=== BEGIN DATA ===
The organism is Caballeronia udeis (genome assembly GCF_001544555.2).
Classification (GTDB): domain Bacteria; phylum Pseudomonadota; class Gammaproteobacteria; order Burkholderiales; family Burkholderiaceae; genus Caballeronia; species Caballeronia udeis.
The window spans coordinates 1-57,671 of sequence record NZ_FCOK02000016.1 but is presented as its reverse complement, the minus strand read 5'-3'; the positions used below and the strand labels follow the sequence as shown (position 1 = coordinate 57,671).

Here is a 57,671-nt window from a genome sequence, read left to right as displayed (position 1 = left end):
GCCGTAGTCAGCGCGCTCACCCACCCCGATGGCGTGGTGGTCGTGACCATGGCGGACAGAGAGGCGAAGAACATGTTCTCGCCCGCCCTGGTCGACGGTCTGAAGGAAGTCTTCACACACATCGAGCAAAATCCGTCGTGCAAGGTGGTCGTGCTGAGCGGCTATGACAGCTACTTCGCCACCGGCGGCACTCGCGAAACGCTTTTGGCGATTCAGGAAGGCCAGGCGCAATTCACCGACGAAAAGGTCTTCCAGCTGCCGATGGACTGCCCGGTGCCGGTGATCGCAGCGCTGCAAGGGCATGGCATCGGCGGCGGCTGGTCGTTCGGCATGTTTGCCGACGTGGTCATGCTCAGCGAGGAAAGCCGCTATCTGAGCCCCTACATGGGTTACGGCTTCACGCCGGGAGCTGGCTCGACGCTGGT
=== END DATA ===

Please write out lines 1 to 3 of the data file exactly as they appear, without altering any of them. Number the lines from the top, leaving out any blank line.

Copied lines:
The organism is Caballeronia udeis (genome assembly GCF_001544555.2).
Classification (GTDB): domain Bacteria; phylum Pseudomonadota; class Gammaproteobacteria; order Burkholderiales; family Burkholderiaceae; genus Caballeronia; species Caballeronia udeis.
The window spans coordinates 1-57,671 of sequence record NZ_FCOK02000016.1 but is presented as its reverse complement, the minus strand read 5'-3'; the positions used below and the strand labels follow the sequence as shown (position 1 = coordinate 57,671).